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  • New Jersey has now fallen into single-A category with two of the three major Wall Street credit rating agencies. Standard& Poor's Ratings Services cut New Jersey to A+ last month, citing budget tricks, the state's sizable imbalance, "bullish" revenue assumptions and pressure from growing pension obligations.

  • LONDON, May 1- Chicago wheat futures eased slightly on Thursday but remained near the prior session's five-week high as a closely watched U.S. crop tour confirmed widespread damage to yields from dry weather. July wheat futures on the Chicago Board of Trade fell 0.35 percent to $7.19 a bushel by 1055 GMT.

  • WICHITA, Kansas, April 30- Yield prospects for winter wheat in drought-hit southwestern Kansas are the poorest in more than a decade, potentially tightening global supplies of high-quality milling wheat, scouts on an annual tour of the top U.S. wheat state said Wednesday.

  • GRAINS-Corn dips from 3-week high as wheat, soybeans fall Wednesday, 30 Apr 2014 | 7:23 AM ET

    *Wheat faces resistance at $7.20. HAMBURG/ SINGAPORE, April 30- Chicago corn eased from a three-week high on Wednesday and wheat dipped, as grain markets took a breather after rallying in the previous session on global supply concerns sparked by poor U.S. crop weather. Wheat faced technical resistance while the market shrugged off the political crisis in Ukraine.

  • COLBY, Kansas, April 29- Crop scouts on the first day of an annual three-day tour of Kansas projected an average yield for hard red winter wheat in the northern portion of the state at 34.7 bushels per acre, down from 43.8 bushels a year ago. Scouts on the tour, organized by the Wheat Quality Council, sampled 271 fields on Tuesday between Manhattan and Colby, Kansas.

  • *Bunge says poor soy crushing margins in China to improve. CHICAGO, April 25- U.S. wheat futures touched their highest level in more than a week on Friday as escalating tensions in Ukraine heightened fears of supply disruptions and forecasts for drier-than-expected weather fueled concerns about crop damage in the U.S.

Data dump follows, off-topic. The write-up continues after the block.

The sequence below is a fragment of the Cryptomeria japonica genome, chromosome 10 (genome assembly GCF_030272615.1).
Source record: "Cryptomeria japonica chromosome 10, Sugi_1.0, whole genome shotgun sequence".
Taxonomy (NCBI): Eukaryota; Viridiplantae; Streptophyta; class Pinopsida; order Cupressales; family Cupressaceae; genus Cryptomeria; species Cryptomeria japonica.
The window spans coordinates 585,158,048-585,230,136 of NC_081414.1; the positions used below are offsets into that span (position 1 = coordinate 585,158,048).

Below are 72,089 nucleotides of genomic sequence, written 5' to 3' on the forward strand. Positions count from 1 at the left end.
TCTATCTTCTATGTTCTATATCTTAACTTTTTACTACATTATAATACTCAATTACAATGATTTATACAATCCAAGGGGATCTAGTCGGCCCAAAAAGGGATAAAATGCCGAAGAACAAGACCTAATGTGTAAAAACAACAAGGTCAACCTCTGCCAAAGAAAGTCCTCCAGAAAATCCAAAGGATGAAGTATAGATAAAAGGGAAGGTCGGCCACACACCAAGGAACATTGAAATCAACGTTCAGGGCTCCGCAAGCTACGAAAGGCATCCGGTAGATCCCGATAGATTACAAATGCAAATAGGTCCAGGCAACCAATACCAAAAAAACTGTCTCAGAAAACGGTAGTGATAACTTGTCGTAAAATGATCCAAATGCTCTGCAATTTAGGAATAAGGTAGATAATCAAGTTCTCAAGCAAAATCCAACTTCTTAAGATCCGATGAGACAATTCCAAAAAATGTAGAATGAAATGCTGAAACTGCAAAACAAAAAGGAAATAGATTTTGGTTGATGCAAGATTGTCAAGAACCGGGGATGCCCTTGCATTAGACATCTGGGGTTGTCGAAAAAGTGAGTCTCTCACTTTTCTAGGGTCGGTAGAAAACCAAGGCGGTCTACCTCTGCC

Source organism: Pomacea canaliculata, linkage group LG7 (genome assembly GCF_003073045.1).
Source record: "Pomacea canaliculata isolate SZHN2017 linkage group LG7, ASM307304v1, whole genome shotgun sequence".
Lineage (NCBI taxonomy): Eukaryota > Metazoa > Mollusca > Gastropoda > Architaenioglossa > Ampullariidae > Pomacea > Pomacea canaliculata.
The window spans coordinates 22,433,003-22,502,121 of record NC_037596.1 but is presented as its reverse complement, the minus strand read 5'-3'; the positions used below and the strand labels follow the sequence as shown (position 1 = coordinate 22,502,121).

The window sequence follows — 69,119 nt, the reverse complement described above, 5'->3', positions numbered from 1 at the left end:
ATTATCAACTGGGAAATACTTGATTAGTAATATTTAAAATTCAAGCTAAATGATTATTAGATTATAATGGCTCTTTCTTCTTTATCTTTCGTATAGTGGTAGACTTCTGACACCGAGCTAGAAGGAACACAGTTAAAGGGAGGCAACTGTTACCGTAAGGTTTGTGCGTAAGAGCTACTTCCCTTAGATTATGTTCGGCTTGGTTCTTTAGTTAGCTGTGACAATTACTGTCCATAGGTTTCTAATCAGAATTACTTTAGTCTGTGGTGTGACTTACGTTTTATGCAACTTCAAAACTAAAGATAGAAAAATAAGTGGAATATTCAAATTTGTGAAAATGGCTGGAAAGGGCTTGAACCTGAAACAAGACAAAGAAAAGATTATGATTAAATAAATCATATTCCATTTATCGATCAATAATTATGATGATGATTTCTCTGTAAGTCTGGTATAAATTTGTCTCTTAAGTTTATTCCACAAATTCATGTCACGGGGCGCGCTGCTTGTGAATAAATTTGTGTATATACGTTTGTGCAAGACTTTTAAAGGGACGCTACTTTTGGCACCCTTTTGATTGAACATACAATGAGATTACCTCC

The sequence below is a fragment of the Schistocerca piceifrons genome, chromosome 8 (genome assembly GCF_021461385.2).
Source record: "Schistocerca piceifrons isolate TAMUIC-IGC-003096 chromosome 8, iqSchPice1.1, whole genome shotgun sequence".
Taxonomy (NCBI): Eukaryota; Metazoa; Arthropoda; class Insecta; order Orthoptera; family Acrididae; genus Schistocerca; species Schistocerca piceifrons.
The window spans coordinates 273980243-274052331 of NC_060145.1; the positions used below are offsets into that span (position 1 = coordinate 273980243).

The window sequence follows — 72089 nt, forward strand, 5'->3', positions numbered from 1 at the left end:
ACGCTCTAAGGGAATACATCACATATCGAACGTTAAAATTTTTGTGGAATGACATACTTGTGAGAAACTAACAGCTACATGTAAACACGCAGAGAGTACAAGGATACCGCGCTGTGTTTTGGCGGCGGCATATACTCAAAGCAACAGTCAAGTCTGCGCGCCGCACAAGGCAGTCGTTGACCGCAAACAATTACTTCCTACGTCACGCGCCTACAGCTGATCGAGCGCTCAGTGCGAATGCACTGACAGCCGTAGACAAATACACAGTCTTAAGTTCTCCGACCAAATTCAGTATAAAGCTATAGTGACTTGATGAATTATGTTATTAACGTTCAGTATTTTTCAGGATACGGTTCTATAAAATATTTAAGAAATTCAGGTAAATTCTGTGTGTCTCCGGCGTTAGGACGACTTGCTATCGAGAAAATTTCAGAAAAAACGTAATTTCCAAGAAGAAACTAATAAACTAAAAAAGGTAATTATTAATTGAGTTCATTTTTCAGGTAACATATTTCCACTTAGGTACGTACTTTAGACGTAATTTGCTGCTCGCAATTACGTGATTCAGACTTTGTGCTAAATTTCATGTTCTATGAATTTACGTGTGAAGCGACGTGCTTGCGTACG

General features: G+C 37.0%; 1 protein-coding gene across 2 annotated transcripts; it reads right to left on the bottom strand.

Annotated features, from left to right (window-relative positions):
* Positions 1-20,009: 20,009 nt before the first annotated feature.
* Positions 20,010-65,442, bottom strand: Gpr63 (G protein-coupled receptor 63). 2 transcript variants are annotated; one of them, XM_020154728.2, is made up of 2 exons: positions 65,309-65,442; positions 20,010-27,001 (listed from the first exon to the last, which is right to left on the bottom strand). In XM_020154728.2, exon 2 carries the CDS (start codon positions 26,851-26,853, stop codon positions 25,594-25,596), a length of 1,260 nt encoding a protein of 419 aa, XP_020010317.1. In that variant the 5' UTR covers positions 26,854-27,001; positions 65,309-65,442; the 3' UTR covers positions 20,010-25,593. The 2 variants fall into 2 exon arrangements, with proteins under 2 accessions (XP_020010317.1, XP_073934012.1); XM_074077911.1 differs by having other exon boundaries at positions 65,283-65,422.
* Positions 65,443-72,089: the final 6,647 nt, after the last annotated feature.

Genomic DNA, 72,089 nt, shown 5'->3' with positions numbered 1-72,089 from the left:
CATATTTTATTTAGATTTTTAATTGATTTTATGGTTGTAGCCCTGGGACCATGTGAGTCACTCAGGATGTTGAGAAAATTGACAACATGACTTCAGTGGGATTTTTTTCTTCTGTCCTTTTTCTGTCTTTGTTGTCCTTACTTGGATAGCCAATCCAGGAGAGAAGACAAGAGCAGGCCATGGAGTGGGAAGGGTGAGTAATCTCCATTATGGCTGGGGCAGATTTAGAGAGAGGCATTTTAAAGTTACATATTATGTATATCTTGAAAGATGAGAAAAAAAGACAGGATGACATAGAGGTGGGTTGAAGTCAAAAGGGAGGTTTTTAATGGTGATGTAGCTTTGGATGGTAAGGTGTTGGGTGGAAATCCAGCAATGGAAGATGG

• *Wheat suffers biggest one-day drop in more than a year. "Wheat is the star of the show," said Sterling Smith, futures specialist for Citi. Chicago Board of Trade wheat for May delivery closed down 23 cents, or 3.3 percent, at $6.68-1/ 4 after touching a one-week low of $6.62-3/ 4 earlier in the session.

  • GRAINS-Markets tumble on improved U.S. weather Monday, 21 Apr 2014 | 11:37 AM ET

    *Wheat drops 3.6 percent to one-week low. Wheat futures dropped 3.6 percent to a one-week low on expectations for more rainfall in the drought-stricken Plains. Chicago Board of Trade wheat for May delivery was down 25-1/ 2 cents, or 3.7 percent, at $6.65-3/ 4 a bushel at 10:15 a.m CDT.

  • LONDON, April 21- Chicago wheat fell around 2 percent on Monday to its lowest in almost a week after much needed rains fell in the parched U.S. Corn and soybean prices were also lower. Chicago Board of Trade wheat for May delivery was off 2.0 percent at $6.77-1/ 4 a bushel at 1119 GMT after earlier dipping to $6.76-1/ 4 a bushel, its lowest since April 15.